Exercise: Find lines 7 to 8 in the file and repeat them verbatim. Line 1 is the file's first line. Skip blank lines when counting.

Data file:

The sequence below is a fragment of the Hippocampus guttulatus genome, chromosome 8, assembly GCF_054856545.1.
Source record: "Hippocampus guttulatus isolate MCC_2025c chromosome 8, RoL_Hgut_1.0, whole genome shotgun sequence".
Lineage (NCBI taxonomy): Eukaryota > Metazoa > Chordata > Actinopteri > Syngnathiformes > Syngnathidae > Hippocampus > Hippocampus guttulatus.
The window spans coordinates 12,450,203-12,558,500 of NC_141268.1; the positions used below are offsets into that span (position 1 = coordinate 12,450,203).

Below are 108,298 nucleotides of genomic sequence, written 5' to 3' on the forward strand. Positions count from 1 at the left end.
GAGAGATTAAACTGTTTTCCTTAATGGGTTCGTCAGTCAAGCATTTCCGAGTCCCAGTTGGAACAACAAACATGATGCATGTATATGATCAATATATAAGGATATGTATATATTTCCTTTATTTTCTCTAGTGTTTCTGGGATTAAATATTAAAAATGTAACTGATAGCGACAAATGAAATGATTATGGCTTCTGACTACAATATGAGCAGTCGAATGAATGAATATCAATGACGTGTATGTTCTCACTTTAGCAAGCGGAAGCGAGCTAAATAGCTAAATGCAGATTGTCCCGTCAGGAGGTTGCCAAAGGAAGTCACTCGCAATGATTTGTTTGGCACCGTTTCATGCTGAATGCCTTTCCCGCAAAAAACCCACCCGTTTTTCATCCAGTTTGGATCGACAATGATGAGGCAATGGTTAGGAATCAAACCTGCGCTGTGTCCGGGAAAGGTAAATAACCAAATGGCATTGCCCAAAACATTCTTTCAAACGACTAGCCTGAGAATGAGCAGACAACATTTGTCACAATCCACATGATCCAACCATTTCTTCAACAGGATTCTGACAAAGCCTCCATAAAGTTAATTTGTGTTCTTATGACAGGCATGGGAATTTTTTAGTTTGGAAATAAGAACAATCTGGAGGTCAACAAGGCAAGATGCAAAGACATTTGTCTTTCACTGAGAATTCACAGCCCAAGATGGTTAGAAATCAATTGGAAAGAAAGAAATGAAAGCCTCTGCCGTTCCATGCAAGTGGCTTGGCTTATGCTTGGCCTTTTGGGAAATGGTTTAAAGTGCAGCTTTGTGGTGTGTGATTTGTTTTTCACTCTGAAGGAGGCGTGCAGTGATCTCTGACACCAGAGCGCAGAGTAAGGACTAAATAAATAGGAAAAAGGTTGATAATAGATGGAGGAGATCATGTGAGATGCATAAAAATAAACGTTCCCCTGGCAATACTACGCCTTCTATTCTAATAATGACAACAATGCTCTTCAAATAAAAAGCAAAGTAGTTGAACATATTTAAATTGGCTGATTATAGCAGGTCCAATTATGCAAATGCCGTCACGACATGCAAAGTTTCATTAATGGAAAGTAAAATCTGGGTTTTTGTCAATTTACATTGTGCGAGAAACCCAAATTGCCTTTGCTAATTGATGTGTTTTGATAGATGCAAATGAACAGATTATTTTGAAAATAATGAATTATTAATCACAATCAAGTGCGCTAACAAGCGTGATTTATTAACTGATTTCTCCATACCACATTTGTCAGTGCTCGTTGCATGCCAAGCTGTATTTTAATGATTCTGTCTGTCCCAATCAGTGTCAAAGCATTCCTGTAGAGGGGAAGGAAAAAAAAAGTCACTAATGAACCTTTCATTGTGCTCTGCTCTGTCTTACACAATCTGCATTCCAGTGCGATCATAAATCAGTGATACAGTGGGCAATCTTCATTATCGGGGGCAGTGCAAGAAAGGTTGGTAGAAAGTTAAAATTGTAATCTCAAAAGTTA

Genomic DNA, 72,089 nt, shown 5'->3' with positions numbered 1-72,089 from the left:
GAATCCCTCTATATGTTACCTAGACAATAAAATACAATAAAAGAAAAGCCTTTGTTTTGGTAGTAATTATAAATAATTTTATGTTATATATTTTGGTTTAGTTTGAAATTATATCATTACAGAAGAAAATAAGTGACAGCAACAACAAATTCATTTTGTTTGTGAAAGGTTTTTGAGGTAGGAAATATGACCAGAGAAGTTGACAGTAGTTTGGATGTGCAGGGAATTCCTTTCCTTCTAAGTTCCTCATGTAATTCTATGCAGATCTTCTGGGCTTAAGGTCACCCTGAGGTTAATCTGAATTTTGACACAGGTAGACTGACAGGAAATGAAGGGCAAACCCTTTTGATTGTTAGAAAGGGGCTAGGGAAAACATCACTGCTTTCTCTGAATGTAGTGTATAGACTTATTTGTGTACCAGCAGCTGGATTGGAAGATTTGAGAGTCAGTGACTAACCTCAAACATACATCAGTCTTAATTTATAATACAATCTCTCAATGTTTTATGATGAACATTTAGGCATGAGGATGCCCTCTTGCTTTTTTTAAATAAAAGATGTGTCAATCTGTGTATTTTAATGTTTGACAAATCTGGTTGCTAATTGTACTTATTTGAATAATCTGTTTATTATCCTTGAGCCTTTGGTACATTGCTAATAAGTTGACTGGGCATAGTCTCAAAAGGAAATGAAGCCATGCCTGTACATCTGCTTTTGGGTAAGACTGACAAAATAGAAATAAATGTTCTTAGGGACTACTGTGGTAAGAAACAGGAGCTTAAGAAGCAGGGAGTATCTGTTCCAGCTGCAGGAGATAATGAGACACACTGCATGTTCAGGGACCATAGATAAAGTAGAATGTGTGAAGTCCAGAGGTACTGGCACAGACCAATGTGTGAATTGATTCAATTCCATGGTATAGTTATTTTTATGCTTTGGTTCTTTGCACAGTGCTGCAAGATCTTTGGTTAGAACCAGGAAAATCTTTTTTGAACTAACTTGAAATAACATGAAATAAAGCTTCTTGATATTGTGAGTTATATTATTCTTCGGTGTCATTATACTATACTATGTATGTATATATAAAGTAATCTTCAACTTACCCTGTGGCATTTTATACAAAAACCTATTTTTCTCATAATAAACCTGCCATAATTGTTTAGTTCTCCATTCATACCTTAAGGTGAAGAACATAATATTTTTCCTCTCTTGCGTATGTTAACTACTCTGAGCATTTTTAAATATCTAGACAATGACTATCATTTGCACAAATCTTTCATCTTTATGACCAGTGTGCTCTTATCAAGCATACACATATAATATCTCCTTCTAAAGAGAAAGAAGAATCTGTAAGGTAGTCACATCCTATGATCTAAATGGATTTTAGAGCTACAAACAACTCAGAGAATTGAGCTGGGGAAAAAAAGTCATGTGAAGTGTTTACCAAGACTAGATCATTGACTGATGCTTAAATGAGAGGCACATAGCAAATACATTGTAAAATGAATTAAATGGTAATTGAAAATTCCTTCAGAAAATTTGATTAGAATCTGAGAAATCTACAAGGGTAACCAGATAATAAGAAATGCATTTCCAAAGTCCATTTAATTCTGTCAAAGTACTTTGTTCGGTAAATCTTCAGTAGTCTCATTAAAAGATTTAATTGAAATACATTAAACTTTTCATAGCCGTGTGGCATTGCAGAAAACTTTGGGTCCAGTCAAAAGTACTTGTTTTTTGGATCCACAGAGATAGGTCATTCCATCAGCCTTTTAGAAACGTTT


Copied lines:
Genomic DNA, 72,089 nt, shown 5'->3' with positions numbered 1-72,089 from the left:
GAATCCCTCTATATGTTACCTAGACAATAAAATACAATAAAAGAAAAGCCTTTGTTTTGGTAGTAATTATAAATAATTTTATGTTATATATTTTGGTTTAGTTTGAAATTATATCATTACAGAAGAAAATAAGTGACAGCAACAACAAATTCATTTTGTTTGTGAAAGGTTTTTGAGGTAGGAAATATGACCAGAGAAGTTGACAGTAGTTTGGATGTGCAGGGAATTCCTTTCCTTCTAAGTTCCTCATGTAATTCTATGCAGATCTTCTGGGCTTAAGGTCACCCTGAGGTTAATCTGAATTTTGACACAGGTAGACTGACAGGAAATGAAGGGCAAACCCTTTTGATTGTTAGAAAGGGGCTAGGGAAAACATCACTGCTTTCTCTGAATGTAGTGTATAGACTTATTTGTGTACCAGCAGCTGGATTGGAAGATTTGAGAGTCAGTGACTAACCTCAAACATACATCAGTCTTAATTTATAATACAATCTCTCAATGTTTTATGATGAACATTTAGGCATGAGGATGCCCTCTTGCTTTTTTTAAATAAAAGATGTGTCAATCTGTGTATTTTAATGTTTGACAAATCTGGTTGCTAATTGTACTTATTTGAATAATCTGTTTATTATCCTTGAGCCTTTGGTACATTGCTAATAAGTTGACTGGGCATAGTCTCAAAAGGAAATGAAGCCATGCCTGTACATCTGCTTTTGGGTAAGACTGACAAAATAGAAATAAATGTTCTTAGGGACTACTGTGGTAAGAAACAGGAGCTTAAGAAGCAGGGAGTATCTGTTCCAGCTGCAGGAGATAATGAGACACACTGCATGTTCAGGGACCATAGATAAAGTAGAATGTGTGAAGTCCAGAGGTACTGGCACAGACCAATGTGTGAATTGATTCAATTCCATGGTATAGTTATTTTTATGCTTTGGTTCTTTGCACAGTGCTGCAAGATCTTTGGTTAGAACCAGGAAAATCTTTTTTGAACTAACTTGAAATAACATGAAATAAAGCTTCTTGATATTGTGAGTTATATTATTCTTCGGTGTCATTATACTATACTATGTATGTATATATAAAGTAATCTTCAACTTACCCTGTGGCATTTTATACAAAAACCTATTTTTCTCATAATAAACCTGCCATAATTGTTTAGTTCTCCATTCATACCTTAAGGTGAAGAACATAATATTTTTCCTCTCTTGCGTATGTTAACTACTCTGAGCATTTTTAAATATCTAGACAATGACTATCATTTGCACAAATCTTTCATCTTTATGACCAGTGTGCTCTTATCAAGCATACACATATAATATCTCCTTCTAAAGAGAAAGAAGAATCTGTAAGGTAGTCACATCCTATGATCTAAATGGATTTTAGAGCTACAAACAACTCAGAGAATTGAGCTGGGGAAAAAAAGTCATGTGAAGTGTTTACCAAGACTAGATCATTGACTGATGCTTAAATGAGAGGCACATAGCAAATACATTGTAAAATGAATTAAATGGTAATTGAAAATTCCTTCAGAAAATTTGATTAGAATCTGAGAAATCTACAAGGGTAACCAGATAATAAGAAATGCATTTCCAAAGTCCATTTAATTCTGTCAAAGTACTTTGTTCGGTAAATCTTCAGTAGTCTCATTAAAAGATTTAATTGAAATACATTAAACTTTTCATAGCCGTGTGGCATTGCAGAAAACTTTGGGTCCAGTCAAAAGTACTTGTTTTTTGGATCCACAGAGATAGGTCATTCCATCAGCCTTTTAGAAACGTTT